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Lionel Desmond's wife raised questions about peace bond same day as slayings

GUYSBOROUGH, N.S. — Three hours before Shanna Desmond was killed by her husband, she sought information about how to get a peace bond, a fatality inquiry in Nova Scotia was told Tuesday.
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GUYSBOROUGH, N.S. — Three hours before Shanna Desmond was killed by her husband, she sought information about how to get a peace bond, a fatality inquiry in Nova Scotia was told Tuesday.

The provincial inquiry, which started five weeks ago, is investigating why Lionel Desmond — a mentally ill former soldier — fatally shot his wife, mother, 10-year-old daughter and himself in the family's home in Upper Big Tracadie, N.S., on Jan. 3, 2017.

Nicole Mann, executive director of the Naomi Society in Antigonish, N.S., told the inquiry she received a call at 3 p.m. that day from a woman who gave no indication she was at risk.

"She didn't speak of any domestic violence," Mann said, adding that the call lasted about 20 minutes.

"She was articulate and straightforward. This person was not in crisis or distraught in any way .... There was nothing alarming about the call."

The non-profit group, which offers support to women and children facing intimate partner violence, often provides advice over the phone, but the group's policy is to keep the identity of callers confidential — unless the caller shares that information.

In this case, Shanna Desmond did not share her name but Mann could see it on her call display — a feature that has since been disabled at the organization.

Reading from a statement she gave police, Mann said she explained various options to the caller, including how to get legal advice and how to apply for a peace bond, a court order against someone who appears likely to commit a criminal offence.

Mann said when the woman mentioned her 10-year-old daughter, Mann made a point about asking about their safety and if they were at risk of being harmed.

"Her response to that was, 'No,'" Mann said. Mann also asked if the RCMP should be notified. Again, the answer was no.

As that point, Shanna Desmond mentioned that her partner was a former soldier who suffered from PTSD.

Mann said she learned about the triple-murder suicide the next morning when she received a call from a source at a partner organization, who relayed Shanna Desmond's name. Mann confirmed on her phone it was the same woman who had called the previous day, and there was a discussion among staff about privacy concerns before the RCMP were alerted.

Among other things, the inquiry is trying to determine whether the Desmond family had access to services to help with mental health and domestic violence, and whether the health-care professionals who dealt with Lionel Desmond were trained to recognize mental health and domestic violence issues.

Earlier on Tuesday, a New Brunswick doctor who specializes in treating veterans with PTSD apologized for comments he made about the Department of Veterans Affairs during testimony Monday.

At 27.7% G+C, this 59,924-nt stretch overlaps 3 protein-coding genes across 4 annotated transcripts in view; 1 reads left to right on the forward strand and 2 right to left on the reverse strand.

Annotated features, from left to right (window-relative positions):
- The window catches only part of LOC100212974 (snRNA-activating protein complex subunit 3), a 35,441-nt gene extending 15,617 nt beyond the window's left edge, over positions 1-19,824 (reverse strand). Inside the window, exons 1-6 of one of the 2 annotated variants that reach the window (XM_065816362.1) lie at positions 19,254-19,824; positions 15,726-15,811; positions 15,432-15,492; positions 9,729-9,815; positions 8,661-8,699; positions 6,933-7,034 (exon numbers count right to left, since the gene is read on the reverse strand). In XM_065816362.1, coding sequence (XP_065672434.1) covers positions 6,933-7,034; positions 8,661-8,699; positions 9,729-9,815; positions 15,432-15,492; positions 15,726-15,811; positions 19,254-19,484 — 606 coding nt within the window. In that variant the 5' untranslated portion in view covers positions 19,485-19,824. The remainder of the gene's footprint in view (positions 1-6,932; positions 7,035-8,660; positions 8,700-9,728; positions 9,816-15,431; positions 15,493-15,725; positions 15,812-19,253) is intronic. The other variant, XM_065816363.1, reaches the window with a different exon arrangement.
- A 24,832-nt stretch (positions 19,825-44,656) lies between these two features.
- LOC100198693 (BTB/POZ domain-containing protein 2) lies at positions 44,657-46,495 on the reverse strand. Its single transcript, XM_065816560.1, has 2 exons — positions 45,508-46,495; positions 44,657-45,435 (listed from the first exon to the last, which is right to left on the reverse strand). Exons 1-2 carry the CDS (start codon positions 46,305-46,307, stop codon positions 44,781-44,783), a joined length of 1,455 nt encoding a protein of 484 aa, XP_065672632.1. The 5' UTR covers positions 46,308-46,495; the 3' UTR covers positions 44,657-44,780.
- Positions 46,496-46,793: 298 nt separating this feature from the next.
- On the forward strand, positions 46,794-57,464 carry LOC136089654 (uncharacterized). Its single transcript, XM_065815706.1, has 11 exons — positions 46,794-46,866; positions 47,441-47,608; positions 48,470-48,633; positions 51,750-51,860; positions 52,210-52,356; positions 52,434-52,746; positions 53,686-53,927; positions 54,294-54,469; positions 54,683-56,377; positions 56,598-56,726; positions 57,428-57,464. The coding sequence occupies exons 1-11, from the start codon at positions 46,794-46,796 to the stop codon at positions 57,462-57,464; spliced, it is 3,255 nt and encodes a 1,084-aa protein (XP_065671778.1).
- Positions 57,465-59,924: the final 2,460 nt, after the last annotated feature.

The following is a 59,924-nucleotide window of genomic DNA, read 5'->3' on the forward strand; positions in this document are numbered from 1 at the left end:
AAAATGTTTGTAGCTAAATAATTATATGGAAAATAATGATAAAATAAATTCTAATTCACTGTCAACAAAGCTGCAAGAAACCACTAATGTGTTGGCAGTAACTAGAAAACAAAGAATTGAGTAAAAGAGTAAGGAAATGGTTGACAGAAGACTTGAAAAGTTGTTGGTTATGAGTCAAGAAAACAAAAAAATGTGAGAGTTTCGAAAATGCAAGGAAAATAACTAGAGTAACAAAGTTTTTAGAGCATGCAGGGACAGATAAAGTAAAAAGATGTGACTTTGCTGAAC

Paul Smith offered a harsh assessment of how the federal department deals with those who are leaving the military for medical reasons, which was the case for Lionel Desmond in June 2015.

Desmond had been diagnosed with severe post-traumatic stress disorder and major depression in 2011 after he served in Afghanistan in 2007.

Smith told the inquiry that soldiers given medical discharges for PTSD are generally treated poorly by the department.

"Our PTSD soldiers are chastised," he said. "They are treated like lepers. They're cast to the wind. It's all about pills and psychotherapy. It's pathetic."

Smith apologized for those comments when challenged by a lawyer representing the federal government.

Lori Ward said the inquiry can expect to hear testimony from a Veterans Affairs case manager, who will testify how she tried to bend the rules to ensure the former infantryman received proper "continuity of care."

Ward said the woman is also expected to tell the inquiry that she volunteered to drive Desmond to the airport in 2016 when he was scheduled to take part in a residential treatment program at a hospital in Montreal.

"Does that sound like a lack of warmness to you?" Ward asked Smith.

Smith replied: "There's good people in the DVA system, and I apologize for a sweeping statement that may have presented otherwise. (However), it remains the attitude of many vets is that it's a constant struggle to deal with DVA in terms of attitude."

Smith's testimony was considered pivotal to the inquiry because he was the one who signed off on a medical form that allowed Desmond to purchase the semi-automatic rifle he used in the killings in 2017.

This report by The Canadian Press was first published Feb. 25, 2020.

— By Michael MacDonald in Halifax

The Canadian Press





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